Prof. Akinyemi’s appreciation of Nigerian federalist parxes: A critique
By John Amoda
PROF. Akinyemi’s treatment of nationality as the unit of Nigerian federalist statecraft is his strategic framework as affirmed in the following: “Nigeria, made up of 250-300/350 nationalities (depending on which 1 study one consults) of disparate population sizes, was obviously a candidate for federalism”.
Prof. Akinyemi does not problemmatise the British decision to administer Nigeria on the eve of independence as a federation and he likewise does not problemmatise the decision of Nigerian Independence Politicians to inherit a post colonial Nigeria as a Federation. Prof. Akinyemi observes as follows:
“Apart from the fact that the British colonial administration had run the colonial territory as “Federation” the Nigerian leaders themselves were determined to inherit an independent Nigeria as federation. Some may argue that neither the British nor Nigerian leaders had much choice. But it should be borne in mind that around this time, the French, on the eve of independence broke up its West African Federation and its Central African Federation into independent constituent states. I believe that the British and the Nigerian leaders were genuinely committed to the concept of Nigeria as a Federation”.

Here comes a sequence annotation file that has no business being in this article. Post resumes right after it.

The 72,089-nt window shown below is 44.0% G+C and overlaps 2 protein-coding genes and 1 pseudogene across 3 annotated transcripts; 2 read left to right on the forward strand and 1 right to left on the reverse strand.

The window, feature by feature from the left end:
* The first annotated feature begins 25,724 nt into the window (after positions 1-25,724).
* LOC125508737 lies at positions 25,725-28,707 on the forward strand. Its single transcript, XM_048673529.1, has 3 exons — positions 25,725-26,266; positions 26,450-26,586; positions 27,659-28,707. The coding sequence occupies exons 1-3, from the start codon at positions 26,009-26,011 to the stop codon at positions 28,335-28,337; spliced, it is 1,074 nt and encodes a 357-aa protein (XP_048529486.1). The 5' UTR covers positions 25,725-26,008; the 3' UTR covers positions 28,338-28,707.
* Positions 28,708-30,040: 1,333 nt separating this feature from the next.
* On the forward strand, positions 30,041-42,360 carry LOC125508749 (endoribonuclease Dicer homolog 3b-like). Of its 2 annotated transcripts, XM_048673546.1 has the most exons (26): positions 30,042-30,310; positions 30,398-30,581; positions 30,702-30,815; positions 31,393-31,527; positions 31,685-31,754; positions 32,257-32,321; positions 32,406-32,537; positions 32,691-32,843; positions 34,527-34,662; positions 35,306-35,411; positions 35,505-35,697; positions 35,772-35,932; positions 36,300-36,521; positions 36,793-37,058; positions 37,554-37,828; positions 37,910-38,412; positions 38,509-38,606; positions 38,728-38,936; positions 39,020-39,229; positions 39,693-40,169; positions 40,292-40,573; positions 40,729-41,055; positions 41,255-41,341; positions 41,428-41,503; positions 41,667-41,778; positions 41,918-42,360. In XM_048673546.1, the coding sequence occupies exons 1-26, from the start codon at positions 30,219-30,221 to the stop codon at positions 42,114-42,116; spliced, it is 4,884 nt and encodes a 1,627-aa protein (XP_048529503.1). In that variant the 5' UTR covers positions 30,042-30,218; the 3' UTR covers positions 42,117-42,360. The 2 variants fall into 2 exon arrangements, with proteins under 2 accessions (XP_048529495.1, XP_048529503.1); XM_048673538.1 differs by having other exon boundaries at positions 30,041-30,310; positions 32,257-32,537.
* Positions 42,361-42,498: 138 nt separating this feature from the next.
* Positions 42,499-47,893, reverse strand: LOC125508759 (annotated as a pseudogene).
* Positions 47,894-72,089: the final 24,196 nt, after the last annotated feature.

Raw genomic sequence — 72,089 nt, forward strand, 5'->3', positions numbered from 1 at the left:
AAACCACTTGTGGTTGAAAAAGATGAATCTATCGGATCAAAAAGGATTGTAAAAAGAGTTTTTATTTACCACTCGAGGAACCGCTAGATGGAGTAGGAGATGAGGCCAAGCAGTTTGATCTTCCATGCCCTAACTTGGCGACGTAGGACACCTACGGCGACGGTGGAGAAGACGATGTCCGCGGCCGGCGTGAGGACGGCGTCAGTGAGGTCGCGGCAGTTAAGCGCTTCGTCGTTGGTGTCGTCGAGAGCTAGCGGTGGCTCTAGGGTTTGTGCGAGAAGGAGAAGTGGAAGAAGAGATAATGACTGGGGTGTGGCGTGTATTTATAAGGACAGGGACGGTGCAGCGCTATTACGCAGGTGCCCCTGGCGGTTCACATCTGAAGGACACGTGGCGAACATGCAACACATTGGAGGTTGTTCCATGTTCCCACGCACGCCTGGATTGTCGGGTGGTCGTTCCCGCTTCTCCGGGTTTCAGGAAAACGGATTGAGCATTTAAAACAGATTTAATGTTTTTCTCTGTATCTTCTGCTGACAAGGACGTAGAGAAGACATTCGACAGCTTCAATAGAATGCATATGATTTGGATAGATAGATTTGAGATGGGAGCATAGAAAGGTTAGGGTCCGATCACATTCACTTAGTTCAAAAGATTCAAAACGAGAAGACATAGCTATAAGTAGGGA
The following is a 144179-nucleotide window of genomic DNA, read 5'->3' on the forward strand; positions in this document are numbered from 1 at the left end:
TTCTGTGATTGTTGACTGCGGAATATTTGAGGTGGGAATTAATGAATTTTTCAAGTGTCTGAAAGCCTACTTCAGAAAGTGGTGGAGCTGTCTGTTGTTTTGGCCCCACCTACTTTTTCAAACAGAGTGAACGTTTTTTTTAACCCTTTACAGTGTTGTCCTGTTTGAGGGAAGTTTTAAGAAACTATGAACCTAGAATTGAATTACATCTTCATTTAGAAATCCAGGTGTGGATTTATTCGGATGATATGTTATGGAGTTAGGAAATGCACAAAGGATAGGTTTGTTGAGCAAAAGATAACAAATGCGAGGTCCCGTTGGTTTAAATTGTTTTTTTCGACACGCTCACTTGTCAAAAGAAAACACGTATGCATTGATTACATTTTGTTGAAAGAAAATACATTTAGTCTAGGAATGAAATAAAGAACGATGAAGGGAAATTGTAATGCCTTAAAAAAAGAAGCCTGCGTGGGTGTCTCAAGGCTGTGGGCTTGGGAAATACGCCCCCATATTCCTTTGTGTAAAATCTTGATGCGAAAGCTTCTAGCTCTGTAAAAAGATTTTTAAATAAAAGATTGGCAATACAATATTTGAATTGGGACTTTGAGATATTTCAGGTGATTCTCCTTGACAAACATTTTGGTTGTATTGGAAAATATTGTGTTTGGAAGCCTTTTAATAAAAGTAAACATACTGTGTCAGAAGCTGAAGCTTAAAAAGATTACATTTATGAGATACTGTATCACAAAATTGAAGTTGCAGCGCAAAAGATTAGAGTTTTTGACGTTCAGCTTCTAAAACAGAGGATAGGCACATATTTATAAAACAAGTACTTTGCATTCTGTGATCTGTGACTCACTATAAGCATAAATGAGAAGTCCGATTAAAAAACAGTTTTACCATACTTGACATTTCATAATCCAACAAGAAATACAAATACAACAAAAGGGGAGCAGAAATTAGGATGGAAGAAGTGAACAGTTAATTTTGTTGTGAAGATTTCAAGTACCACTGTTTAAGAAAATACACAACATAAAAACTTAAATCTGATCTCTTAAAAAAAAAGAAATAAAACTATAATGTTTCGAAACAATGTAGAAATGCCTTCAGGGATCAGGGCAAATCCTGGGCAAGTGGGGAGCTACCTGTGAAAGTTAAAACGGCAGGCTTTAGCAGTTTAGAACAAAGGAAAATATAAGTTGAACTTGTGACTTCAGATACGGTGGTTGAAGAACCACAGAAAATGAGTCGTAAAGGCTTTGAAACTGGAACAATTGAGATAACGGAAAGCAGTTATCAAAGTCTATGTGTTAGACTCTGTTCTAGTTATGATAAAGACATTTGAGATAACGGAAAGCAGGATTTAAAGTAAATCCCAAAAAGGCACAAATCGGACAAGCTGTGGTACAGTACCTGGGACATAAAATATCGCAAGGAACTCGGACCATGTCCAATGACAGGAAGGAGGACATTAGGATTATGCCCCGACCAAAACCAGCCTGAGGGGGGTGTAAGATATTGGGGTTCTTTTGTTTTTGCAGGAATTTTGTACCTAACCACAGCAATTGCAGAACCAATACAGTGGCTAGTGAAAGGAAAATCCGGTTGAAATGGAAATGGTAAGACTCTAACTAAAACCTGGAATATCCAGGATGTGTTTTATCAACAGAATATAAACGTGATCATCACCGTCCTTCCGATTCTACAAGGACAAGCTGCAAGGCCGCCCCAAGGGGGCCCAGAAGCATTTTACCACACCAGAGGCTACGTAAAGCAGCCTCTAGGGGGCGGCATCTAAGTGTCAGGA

In this conclusion stated above is the implication of the failure of Prof. Akinyemi to ask “the why question” about the British and Nigerian decision to organise post colonial Nigerian Government as a federation. Both the English and French founded empires and they fashioned ways to effectively administer their colonies. In their choice of federation, the British and French colonialists clearly showed they knew the difference between the Empire as a state and the federation as a structure of government.